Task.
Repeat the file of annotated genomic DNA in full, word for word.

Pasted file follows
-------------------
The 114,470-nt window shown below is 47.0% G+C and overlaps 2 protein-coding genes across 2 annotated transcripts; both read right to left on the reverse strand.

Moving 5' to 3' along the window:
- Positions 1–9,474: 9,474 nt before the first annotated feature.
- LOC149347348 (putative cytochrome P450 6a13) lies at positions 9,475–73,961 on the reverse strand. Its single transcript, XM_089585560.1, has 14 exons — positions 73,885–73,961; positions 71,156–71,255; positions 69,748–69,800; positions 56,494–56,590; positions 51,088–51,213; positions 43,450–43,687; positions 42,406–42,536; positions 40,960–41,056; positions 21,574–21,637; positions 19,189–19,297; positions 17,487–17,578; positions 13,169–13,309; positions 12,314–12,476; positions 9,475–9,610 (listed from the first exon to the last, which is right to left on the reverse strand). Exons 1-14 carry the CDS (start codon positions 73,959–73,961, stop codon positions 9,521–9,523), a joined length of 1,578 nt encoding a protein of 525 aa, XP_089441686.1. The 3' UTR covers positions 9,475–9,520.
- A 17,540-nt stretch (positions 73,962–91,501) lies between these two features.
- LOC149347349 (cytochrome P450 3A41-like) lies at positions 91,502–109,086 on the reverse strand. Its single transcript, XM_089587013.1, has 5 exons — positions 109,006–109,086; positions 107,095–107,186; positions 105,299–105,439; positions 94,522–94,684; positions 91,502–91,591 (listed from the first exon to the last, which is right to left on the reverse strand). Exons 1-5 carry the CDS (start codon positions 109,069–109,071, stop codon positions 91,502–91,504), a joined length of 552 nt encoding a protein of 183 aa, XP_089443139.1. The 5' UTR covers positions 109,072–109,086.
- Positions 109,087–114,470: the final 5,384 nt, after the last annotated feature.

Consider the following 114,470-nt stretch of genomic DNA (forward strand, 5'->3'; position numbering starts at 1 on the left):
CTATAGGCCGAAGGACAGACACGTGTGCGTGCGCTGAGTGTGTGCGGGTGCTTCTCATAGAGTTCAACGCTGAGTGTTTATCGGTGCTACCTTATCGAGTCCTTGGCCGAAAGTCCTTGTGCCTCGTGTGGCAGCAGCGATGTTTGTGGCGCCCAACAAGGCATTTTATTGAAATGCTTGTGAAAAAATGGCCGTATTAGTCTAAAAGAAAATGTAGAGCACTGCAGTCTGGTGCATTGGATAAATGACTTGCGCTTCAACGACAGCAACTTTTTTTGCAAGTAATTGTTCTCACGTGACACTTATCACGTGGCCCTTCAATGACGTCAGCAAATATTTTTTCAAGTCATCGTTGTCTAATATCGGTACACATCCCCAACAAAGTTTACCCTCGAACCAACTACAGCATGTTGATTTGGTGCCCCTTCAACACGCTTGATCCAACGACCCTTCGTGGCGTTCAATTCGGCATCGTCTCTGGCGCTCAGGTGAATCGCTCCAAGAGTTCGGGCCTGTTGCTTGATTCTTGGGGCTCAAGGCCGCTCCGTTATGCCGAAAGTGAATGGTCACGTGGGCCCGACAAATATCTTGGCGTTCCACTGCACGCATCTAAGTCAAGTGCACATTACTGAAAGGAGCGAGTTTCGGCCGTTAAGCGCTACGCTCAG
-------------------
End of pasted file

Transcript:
The 114,470-nt window shown below is 47.0% G+C and overlaps 2 protein-coding genes across 2 annotated transcripts; both read right to left on the reverse strand.

Moving 5' to 3' along the window:
- Positions 1–9,474: 9,474 nt before the first annotated feature.
- LOC149347348 (putative cytochrome P450 6a13) lies at positions 9,475–73,961 on the reverse strand. Its single transcript, XM_089585560.1, has 14 exons — positions 73,885–73,961; positions 71,156–71,255; positions 69,748–69,800; positions 56,494–56,590; positions 51,088–51,213; positions 43,450–43,687; positions 42,406–42,536; positions 40,960–41,056; positions 21,574–21,637; positions 19,189–19,297; positions 17,487–17,578; positions 13,169–13,309; positions 12,314–12,476; positions 9,475–9,610 (listed from the first exon to the last, which is right to left on the reverse strand). Exons 1-14 carry the CDS (start codon positions 73,959–73,961, stop codon positions 9,521–9,523), a joined length of 1,578 nt encoding a protein of 525 aa, XP_089441686.1. The 3' UTR covers positions 9,475–9,520.
- A 17,540-nt stretch (positions 73,962–91,501) lies between these two features.
- LOC149347349 (cytochrome P450 3A41-like) lies at positions 91,502–109,086 on the reverse strand. Its single transcript, XM_089587013.1, has 5 exons — positions 109,006–109,086; positions 107,095–107,186; positions 105,299–105,439; positions 94,522–94,684; positions 91,502–91,591 (listed from the first exon to the last, which is right to left on the reverse strand). Exons 1-5 carry the CDS (start codon positions 109,069–109,071, stop codon positions 91,502–91,504), a joined length of 552 nt encoding a protein of 183 aa, XP_089443139.1. The 5' UTR covers positions 109,072–109,086.
- Positions 109,087–114,470: the final 5,384 nt, after the last annotated feature.

Consider the following 114,470-nt stretch of genomic DNA (forward strand, 5'->3'; position numbering starts at 1 on the left):
CTATAGGCCGAAGGACAGACACGTGTGCGTGCGCTGAGTGTGTGCGGGTGCTTCTCATAGAGTTCAACGCTGAGTGTTTATCGGTGCTACCTTATCGAGTCCTTGGCCGAAAGTCCTTGTGCCTCGTGTGGCAGCAGCGATGTTTGTGGCGCCCAACAAGGCATTTTATTGAAATGCTTGTGAAAAAATGGCCGTATTAGTCTAAAAGAAAATGTAGAGCACTGCAGTCTGGTGCATTGGATAAATGACTTGCGCTTCAACGACAGCAACTTTTTTTGCAAGTAATTGTTCTCACGTGACACTTATCACGTGGCCCTTCAATGACGTCAGCAAATATTTTTTCAAGTCATCGTTGTCTAATATCGGTACACATCCCCAACAAAGTTTACCCTCGAACCAACTACAGCATGTTGATTTGGTGCCCCTTCAACACGCTTGATCCAACGACCCTTCGTGGCGTTCAATTCGGCATCGTCTCTGGCGCTCAGGTGAATCGCTCCAAGAGTTCGGGCCTGTTGCTTGATTCTTGGGGCTCAAGGCCGCTCCGTTATGCCGAAAGTGAATGGTCACGTGGGCCCGACAAATATCTTGGCGTTCCACTGCACGCATCTAAGTCAAGTGCACATTACTGAAAGGAGCGAGTTTCGGCCGTTAAGCGCTACGCTCAG